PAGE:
Tuesday, September 7, 2021

The League of Regrettable Superheroes: Half-Baked Heroes from Comic Book History by Jon Morris


Quirk is one of my favorite publishers so when this book popped up on their website, I knew I had to have it. I'm not a huge comic book reader, but I do find the history fascinating and I was really interested to take a look into this collection of rejects to see what sorts of esoteric or ill-thought-out heroes didn't make the cut.

Spanning from the golden age to the bronze age, Morris has amassed a collection of-- yes-- regrettable superheroes that, for whatever reason, weren't successful. I think in the case of heroes like Bee Man or The Ferret, it's pretty obvious why they didn't work out. But some of them, like Moon Girl, actually sounded awesome. Moon Girl is basically Sailor Moon-- she's a princess with magic moon jewelry-- but she came out decades earlier. I think we all desperately need/want a Moon Girl revamp, thanks. Also, can we talk about Pow-Girl, the wife who was so worried about her superhero husband's safety that she created her own secret identity to look after him? That's the stuff of forever love, right there.

Some of the other superheroes I found hilarious: a detective hero named 711 who came out decades before the drugstore but you can't help but imagine delivering Big Gulps and chimichangas to stoned and hangry frat boys; Kangaroo Man, who doesn't dress like a kangaroo or look like a kangaroo, he just pals around and feeds treats to a crime-fighting kangaroo, which is actually a little sad; the unfortunately named Red Torpedo and his love interest Queen Klitra (think carefully about this; no explanation should be needed); a Superman copycat named Stardust who has so many abs that even his back has abs; Gunmaster, basically an unlicensed apologist for the NRA; and Morlock, a genetically modified eggplant LOL. And then there's The Red Bee, Bee Man, Dollman, and Doctor Hormone.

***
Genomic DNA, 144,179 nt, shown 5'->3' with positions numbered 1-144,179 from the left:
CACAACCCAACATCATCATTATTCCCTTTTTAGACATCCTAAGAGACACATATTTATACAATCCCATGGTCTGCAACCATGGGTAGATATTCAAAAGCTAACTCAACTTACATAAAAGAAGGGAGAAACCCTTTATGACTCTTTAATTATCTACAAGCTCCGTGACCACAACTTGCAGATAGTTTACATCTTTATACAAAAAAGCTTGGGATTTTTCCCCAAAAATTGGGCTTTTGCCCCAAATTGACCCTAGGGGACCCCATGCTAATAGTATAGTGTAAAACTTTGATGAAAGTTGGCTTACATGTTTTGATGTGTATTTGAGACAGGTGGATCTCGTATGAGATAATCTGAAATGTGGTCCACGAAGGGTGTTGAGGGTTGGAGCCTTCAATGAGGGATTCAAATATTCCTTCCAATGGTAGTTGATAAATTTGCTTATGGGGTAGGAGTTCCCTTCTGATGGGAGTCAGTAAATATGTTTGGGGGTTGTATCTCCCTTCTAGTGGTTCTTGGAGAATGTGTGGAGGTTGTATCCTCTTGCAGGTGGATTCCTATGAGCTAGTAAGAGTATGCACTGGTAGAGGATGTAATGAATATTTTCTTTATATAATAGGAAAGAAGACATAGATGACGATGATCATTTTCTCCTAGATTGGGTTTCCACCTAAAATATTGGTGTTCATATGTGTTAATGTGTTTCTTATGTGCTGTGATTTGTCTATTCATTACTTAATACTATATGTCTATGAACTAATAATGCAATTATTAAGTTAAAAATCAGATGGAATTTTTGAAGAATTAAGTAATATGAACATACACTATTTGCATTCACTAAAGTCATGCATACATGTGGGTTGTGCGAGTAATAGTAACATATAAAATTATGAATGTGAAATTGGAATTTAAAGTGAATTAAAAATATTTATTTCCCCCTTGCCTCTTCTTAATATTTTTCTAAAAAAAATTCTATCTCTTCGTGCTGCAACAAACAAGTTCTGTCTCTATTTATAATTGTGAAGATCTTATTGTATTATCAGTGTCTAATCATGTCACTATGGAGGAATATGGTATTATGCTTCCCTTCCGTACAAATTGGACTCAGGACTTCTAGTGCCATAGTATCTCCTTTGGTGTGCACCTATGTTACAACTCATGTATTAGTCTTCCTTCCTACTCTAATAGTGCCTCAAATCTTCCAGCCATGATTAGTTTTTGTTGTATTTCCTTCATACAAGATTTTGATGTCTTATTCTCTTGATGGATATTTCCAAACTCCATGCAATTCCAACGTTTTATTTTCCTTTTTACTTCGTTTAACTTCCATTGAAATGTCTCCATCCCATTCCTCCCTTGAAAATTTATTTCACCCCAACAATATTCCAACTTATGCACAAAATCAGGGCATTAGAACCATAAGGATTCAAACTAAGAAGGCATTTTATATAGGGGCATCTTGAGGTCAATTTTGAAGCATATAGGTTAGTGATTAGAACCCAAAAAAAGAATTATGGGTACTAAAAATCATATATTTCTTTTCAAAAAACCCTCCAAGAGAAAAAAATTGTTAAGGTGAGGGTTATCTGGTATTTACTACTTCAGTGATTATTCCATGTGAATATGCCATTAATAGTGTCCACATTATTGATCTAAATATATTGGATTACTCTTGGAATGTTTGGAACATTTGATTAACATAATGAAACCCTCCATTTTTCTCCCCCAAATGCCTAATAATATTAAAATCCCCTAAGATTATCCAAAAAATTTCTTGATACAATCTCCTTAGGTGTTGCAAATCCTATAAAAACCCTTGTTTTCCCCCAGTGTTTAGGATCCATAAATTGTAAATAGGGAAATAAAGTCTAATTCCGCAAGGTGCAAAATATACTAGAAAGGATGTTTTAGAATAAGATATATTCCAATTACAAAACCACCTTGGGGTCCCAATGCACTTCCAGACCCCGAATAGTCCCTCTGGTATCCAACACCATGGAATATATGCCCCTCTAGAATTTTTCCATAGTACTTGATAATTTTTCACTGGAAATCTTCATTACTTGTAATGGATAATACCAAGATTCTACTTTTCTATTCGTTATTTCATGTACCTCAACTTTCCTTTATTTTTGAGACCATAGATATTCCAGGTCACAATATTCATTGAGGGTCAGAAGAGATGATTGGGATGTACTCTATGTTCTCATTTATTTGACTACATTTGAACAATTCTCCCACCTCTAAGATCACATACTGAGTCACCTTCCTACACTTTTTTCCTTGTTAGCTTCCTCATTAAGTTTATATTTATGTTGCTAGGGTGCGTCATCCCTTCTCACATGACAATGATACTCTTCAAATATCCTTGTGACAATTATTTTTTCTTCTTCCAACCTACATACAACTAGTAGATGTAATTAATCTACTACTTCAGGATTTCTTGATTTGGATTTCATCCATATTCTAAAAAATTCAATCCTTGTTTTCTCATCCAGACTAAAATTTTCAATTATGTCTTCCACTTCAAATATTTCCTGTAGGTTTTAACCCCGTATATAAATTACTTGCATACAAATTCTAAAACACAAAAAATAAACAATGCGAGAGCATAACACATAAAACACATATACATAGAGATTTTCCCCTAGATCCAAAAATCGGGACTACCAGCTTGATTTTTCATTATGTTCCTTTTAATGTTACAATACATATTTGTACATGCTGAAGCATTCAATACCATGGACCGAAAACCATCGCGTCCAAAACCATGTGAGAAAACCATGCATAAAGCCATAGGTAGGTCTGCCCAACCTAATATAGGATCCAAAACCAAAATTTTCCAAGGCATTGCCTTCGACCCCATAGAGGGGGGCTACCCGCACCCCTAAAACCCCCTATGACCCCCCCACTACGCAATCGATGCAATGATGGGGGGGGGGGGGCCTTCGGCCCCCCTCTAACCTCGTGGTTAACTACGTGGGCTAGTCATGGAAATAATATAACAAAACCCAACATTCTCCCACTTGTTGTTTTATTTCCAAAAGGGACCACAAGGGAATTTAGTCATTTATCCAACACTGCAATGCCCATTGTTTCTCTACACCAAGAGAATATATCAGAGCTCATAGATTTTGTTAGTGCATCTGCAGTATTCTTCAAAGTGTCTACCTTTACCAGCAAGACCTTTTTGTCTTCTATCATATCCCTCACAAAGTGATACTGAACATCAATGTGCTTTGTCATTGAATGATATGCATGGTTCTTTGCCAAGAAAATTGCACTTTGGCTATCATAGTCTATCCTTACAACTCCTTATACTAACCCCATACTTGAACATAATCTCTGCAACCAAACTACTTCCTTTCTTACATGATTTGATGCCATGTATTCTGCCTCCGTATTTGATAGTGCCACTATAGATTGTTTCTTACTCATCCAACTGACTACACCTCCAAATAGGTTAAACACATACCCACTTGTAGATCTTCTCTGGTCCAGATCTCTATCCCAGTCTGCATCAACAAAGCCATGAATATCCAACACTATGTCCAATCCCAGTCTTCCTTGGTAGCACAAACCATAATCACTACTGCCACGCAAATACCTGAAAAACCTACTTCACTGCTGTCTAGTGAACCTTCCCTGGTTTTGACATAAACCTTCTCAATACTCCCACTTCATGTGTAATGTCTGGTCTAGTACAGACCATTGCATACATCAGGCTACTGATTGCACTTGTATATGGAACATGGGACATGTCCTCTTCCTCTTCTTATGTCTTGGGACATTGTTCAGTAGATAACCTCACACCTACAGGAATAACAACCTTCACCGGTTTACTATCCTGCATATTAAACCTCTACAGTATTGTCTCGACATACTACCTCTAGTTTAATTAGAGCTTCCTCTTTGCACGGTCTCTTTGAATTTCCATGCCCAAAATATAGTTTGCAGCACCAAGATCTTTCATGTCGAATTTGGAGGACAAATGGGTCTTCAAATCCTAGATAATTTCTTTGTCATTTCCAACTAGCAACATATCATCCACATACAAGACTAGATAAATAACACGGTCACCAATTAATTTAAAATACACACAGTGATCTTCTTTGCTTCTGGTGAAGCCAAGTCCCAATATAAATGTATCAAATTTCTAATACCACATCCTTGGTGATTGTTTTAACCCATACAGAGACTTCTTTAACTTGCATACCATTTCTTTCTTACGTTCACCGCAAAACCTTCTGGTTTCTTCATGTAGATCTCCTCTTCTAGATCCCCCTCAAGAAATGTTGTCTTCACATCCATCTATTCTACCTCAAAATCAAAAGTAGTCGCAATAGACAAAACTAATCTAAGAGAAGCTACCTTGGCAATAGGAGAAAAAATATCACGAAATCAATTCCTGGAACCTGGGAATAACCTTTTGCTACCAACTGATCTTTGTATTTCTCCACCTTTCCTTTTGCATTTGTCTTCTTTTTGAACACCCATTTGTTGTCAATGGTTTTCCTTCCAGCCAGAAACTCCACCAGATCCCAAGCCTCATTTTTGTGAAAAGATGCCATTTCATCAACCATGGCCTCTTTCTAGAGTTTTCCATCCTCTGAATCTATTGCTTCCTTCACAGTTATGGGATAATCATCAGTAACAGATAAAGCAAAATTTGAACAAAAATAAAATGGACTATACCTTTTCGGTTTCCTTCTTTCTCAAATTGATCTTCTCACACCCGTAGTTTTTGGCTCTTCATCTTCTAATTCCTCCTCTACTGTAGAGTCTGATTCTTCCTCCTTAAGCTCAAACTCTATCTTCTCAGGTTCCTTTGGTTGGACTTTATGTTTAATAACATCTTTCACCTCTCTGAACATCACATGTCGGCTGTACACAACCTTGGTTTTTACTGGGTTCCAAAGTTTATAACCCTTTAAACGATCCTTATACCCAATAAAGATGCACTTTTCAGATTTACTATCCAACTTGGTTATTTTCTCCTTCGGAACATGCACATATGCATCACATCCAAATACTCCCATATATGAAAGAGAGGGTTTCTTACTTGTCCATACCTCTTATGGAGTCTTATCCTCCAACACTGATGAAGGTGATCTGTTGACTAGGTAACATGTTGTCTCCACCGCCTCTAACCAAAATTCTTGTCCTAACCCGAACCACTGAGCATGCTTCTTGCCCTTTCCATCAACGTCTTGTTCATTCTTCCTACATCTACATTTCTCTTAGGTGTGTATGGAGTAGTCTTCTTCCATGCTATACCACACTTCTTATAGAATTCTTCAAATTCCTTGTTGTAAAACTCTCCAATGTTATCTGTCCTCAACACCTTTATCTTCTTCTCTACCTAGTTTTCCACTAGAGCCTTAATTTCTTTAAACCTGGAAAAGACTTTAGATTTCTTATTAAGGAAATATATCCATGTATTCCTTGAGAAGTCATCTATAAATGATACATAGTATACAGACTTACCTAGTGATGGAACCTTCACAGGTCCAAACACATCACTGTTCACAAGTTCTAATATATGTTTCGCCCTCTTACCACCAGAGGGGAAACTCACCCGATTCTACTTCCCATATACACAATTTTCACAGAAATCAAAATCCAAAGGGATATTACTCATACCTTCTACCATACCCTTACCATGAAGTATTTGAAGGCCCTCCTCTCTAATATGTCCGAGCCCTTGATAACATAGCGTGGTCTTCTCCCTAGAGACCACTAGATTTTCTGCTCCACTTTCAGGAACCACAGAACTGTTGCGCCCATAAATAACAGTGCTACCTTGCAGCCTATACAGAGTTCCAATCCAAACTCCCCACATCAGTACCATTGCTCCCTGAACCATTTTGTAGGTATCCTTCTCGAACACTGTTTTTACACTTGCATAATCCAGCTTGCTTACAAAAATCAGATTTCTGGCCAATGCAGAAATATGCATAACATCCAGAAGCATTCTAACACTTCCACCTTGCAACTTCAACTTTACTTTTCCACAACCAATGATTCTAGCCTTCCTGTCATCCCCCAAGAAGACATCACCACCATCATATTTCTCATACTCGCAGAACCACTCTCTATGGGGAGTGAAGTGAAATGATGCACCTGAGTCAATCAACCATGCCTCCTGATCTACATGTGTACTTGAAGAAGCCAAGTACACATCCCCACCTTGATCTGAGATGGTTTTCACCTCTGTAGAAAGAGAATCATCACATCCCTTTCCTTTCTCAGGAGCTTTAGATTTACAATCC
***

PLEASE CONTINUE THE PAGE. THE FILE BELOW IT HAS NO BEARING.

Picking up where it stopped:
I read the sidekick book before this one because people were saying it's the weakest, and they're right. When you're writing about bad sidekicks in successfully established franchises, you're self-selecting because those superhero comics had evolved to the point where they could include sidekicks. Some of them were silly, yes, but there's something about these superheroes who had their books all to themselves and still didn't make it that's way more amusing. It's like watching a failed TV pilot vs a failure of an episode in a popular TV series. One is way more interesting and endearing.

This book, I can definitely say, was everything I was hoping it would be.

3.5 out of 5 stars

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